First Monday of Advent
Psalm 90; 2 Peter 3
Time is the weirdest thing.
I’m fascinated by what I’ve always thought of as “vacation time,” that curious sensation that time is moving more slowly than it usually does. I probably first noticed it on youth trips when I was growing up. We’d go away for a few days, but those days felt like weeks. As an adult, the phenomenon continued, but I noticed that time seemed to have learned a new trick—it could also fly by, erasing weeks or months in what seemed like days. While the passing of a year was once a serious milestone, I can now hardly remember how many years have passed since major life events. I even plan to do things over several years. What happened to me?
“But do not forget this one thing, dear friends: With the Lord a day is like a thousand years, and a thousand years are like a day. The Lord is not slow in keeping his promise, as some understand slowness. Instead he is patient with you, not wanting anyone to perish, but everyone to come to repentance.” 2 Peter 3:8-9
At the beginning of this year, I transitioned from full-time youth ministry into a full-time writing and speaking career. Every minute of this year has been lived on vacation time. I know some of it is that all of my routines have been upended and that I’m probably experiencing things a little more deeply as a result. While the year has crawled by, I don’t think I’d have survived it if time had been moving at normal speed. I simply would have felt out of control. And believe me, a lot of this year felt like my family was skidding toward a wall. Or a cliff. Something with an abrupt ending. There are times in life when the idea that a thousand years is like a watch in the night to God makes me feel a little insignificant, but there are other times when I feel relief thinking that all the trouble of my extended present reality is just a flicker on God’s timetable.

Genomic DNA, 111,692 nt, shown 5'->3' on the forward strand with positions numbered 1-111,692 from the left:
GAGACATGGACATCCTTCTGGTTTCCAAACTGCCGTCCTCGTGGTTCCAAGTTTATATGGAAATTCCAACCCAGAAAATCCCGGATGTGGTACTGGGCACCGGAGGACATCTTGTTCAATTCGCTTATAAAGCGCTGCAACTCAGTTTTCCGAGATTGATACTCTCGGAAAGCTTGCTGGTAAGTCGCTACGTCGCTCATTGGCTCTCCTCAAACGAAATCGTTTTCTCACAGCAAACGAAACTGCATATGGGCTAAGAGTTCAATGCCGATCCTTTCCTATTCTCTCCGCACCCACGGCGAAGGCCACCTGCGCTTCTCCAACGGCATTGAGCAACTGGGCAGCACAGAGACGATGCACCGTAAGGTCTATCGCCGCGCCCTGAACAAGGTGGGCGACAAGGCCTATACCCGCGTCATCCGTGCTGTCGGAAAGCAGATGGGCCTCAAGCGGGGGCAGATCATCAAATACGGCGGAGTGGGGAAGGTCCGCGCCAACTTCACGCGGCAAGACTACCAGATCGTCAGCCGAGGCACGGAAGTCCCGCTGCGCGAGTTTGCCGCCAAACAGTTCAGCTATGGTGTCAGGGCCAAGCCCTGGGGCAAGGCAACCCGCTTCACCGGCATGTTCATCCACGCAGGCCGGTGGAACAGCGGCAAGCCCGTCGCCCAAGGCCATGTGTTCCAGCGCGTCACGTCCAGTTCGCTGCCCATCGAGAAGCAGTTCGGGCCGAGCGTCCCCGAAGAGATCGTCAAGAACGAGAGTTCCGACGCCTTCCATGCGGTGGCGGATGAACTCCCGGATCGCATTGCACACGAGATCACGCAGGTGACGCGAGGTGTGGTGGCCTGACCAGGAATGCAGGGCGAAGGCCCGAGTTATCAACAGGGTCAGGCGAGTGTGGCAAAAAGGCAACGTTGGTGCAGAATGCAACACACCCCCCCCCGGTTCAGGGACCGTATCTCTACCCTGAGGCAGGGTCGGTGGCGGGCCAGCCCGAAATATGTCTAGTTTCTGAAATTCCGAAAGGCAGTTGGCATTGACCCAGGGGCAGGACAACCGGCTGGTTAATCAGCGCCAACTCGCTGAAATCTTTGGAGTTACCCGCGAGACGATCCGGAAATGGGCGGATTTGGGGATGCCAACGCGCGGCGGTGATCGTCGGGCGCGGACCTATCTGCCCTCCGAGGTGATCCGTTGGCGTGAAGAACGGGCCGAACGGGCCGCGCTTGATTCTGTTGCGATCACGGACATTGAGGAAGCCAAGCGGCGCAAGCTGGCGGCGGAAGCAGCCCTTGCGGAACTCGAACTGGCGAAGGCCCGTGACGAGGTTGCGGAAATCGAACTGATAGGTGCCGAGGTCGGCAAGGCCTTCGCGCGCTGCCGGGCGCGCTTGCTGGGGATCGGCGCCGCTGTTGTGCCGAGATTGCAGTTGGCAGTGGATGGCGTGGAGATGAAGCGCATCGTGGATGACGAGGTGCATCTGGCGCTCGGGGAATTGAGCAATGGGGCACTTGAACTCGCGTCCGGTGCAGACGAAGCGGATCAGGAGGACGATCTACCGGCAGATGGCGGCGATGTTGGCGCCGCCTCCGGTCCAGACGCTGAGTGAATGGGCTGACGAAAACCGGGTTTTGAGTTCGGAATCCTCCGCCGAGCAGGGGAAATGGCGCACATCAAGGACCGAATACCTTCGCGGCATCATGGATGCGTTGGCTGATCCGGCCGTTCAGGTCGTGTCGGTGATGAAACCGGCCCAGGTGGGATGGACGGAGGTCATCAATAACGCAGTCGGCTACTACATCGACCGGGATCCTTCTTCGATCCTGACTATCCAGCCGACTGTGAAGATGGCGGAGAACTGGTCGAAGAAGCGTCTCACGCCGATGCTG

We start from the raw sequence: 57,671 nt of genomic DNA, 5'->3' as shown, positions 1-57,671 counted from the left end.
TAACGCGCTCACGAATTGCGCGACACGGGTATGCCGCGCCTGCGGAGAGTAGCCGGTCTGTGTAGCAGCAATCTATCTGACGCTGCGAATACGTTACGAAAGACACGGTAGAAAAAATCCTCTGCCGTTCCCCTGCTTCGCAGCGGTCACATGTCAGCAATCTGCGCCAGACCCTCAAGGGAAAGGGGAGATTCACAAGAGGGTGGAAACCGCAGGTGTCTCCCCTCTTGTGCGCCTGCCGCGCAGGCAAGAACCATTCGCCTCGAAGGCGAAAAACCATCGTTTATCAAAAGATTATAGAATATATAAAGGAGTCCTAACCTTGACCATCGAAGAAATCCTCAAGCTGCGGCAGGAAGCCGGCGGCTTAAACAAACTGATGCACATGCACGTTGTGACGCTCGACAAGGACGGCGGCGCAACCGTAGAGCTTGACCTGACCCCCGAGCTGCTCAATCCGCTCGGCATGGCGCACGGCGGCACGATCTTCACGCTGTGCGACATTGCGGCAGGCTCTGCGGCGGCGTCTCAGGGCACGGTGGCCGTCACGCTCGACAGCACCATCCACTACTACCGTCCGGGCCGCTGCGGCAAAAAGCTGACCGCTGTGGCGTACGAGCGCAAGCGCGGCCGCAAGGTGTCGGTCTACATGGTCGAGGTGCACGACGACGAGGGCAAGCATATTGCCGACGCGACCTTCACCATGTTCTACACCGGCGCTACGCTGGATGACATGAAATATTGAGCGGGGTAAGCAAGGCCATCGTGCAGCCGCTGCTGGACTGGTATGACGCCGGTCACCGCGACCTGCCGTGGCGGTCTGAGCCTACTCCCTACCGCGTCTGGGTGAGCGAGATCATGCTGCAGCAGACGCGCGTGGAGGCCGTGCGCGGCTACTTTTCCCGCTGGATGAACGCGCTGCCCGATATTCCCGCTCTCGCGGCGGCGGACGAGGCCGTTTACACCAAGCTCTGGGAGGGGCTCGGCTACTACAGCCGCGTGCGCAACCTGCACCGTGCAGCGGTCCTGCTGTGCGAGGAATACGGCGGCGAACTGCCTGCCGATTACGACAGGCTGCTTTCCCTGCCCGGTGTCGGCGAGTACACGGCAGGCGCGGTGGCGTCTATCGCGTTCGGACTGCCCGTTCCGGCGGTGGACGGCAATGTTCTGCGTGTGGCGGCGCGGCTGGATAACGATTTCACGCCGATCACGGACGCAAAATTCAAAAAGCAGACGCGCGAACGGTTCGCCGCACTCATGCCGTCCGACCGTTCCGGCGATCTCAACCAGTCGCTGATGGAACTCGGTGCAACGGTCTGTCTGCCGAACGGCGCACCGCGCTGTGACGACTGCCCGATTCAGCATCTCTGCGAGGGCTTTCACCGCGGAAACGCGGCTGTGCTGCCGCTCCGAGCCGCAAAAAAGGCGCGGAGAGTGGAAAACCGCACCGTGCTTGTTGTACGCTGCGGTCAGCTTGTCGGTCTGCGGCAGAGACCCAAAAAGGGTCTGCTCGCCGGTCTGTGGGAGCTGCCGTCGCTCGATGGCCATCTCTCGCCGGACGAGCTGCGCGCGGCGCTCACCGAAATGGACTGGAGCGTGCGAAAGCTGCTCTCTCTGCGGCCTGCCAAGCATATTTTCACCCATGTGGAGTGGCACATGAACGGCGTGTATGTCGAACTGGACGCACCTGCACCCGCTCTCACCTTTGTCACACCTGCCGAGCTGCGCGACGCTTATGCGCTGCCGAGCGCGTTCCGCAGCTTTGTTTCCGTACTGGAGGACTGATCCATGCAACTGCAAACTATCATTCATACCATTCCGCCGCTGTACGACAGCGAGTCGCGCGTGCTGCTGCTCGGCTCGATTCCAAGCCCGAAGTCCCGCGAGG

With that in mind, I find this an incredible request from Psalm 90:
“May the favor of the Lord our God rest on us; establish the work of our hands for us—yes, establish the work of our hands.” Psalm 90:17
At a glance, it reads like a simple appeal for a nod of divine approval. But “establish” has bigger implications. “Establish” involves permanence, not just a setting in motion or a momentary blessing. The writer of the psalm is asking God to make the work of our hands meaningful—and make it meaningful to God, with a permanence that seems permanent to an entity that takes in a thousand years at a hiccup. Are you ready to involve God in your life at that depth?
Remember a time when you felt a little lost in the details of your life. How did you keep yourself open to God during that time? Where did you resist God’s presence?
When it comes to “the work of your hands,” how involved do you want or expect God to be?
How are you experiencing time in your life now compared to when you were a little younger (or a lot younger)? What do you gain spiritually from the way you experience it now? What have you lost?